C) DDI Corporation was acquired under Romney’s watch. Romney and Bain acquired DDI in 1996, left the company in 1999. DDI Corp ran into trouble in 2000. However, contra-Primack, Romney isn’t completely in the clear because a 13D form suggests Romney was still involved in DDI as late as 2000. (Although not as a member of the Bain Board). So I’m not as willing as Mr. Primack to completely absolve Mitt on DDI as Primack does later in the post.
Primack does not, however, paint a completely rosy picture of Romney’s activities at Bain. Primack takes issue with National Review Online for stating “Bain is involved in, among other things, leveraged buyouts, meaning that the firm and its investors borrow money from banks to acquire companies, usually firms that are in trouble but believed to be salvageable.”
Primack notes factual discrepancies and omissions in the National Review Online Article. Primack points out the PE firms often arrange the finance so that they aren’t 100% on the hook if the deal goes Ka-Bloom! I take no great moral umbrage to them managing risk to avoid blowing themselves up. However, it is somewhat self-serving to claim Bain took on more actual risk than it really did. It sort of reminds me of a soldier that embellishes his old war stories a bit to look more heroic in front of the ladies.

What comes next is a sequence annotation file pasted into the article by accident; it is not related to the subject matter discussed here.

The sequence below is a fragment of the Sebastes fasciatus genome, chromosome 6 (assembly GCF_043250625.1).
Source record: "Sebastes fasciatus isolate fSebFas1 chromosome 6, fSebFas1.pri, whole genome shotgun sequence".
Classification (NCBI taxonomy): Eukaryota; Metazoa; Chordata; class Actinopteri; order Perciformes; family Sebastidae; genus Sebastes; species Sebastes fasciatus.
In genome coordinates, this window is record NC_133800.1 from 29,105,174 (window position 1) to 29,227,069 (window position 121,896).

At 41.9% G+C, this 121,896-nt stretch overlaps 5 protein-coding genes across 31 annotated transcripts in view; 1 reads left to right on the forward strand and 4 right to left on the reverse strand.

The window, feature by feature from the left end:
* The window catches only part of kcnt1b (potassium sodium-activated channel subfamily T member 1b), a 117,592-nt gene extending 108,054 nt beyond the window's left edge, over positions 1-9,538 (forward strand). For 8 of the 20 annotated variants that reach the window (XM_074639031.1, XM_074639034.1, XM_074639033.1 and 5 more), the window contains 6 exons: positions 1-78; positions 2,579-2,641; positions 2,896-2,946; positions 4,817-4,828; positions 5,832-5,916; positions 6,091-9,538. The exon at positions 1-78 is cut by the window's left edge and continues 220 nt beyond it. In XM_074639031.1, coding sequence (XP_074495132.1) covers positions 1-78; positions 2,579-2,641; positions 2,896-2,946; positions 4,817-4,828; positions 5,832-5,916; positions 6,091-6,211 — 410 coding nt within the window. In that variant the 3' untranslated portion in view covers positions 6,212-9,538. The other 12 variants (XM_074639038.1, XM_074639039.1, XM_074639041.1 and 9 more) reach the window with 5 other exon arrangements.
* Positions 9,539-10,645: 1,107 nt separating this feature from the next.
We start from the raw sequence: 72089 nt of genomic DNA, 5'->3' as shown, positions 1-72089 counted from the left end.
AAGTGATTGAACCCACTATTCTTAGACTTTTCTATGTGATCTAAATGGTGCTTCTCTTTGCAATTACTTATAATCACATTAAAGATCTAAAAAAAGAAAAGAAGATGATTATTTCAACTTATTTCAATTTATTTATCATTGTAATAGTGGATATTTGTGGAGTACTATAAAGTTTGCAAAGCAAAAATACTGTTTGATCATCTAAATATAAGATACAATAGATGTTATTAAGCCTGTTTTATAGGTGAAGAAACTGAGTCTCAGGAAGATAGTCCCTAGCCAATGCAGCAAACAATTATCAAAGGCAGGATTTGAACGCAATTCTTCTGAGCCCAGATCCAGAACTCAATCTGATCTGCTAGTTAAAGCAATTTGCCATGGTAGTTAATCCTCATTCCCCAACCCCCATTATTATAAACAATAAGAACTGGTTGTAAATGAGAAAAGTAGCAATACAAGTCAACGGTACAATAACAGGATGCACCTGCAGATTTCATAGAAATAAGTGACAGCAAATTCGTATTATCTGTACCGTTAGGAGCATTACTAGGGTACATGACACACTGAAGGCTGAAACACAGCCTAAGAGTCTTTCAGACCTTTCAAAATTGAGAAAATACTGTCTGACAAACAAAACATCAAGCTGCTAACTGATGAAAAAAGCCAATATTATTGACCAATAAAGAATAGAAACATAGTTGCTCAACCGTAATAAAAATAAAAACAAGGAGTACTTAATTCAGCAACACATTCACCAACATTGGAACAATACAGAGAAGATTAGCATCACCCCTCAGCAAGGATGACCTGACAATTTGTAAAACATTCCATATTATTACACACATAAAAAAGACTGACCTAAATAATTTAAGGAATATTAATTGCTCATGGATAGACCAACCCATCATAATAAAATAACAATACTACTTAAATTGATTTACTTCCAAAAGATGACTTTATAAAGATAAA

Primack further delves into this risk management issue and indicts National Review for not properly describing how Bain Capital took dividends out of money that they sometimes forced firms to borrow. This is a major and significant failure on the part of National Review Online.
It also is worth noting that National Review completely ignored the issue of dividend recaps, which is the real issue that keeps getting glossed over because it doesn’t fit into a 30-second soundbite. Dividend recaps are when a private equity firm raises even more debt for an existing portfolio company, and then takes a dividend out of the debt proceeds (rather than from profits). That is how a private equity firm can profit on an investment whether the company later thrives or fails (although, typically, dividend recaps alone do not generate the type of returns that PE firms promise their investors).
This issue needs to get aired out. If I were cursed by the gods with being Debbie Wasserman-Schultz for a fun-filled evening of barking at the moon and chasing parked cars, that’s the one I’d demagogue to the hilt. I’d talk about Romney eating these companies’ seed-corn like it was a box full of Cracker Jacks.
Primack astutely and correctly points out: “Sometimes, however, such companies later fail and cite their heavy leverage load as a contributing factor. That is why Romney and Bain Capital are sometimes accused of profiting from bankrupting companies, even though that’s really some sloppy shorthand for what actually happens.” Believe you me, the Democrats running ads this Fall would cite heavy leverage load as a reason for these companies going under and tell you the personal life history of every line worker who was ever fired.
Primack’s entire blog is long, detailed and well-researched. If you actually care about what happened when Mitt Romney came to town, Primack gives us about as good and as fair-minded a view of it as anyone else I’ve seen out there. No, Mitt’s still not charismatic enough to be Dracula. However, he’s not clear of Bain Capital by a long shot. The GOP voting public can and should demand of him more answers.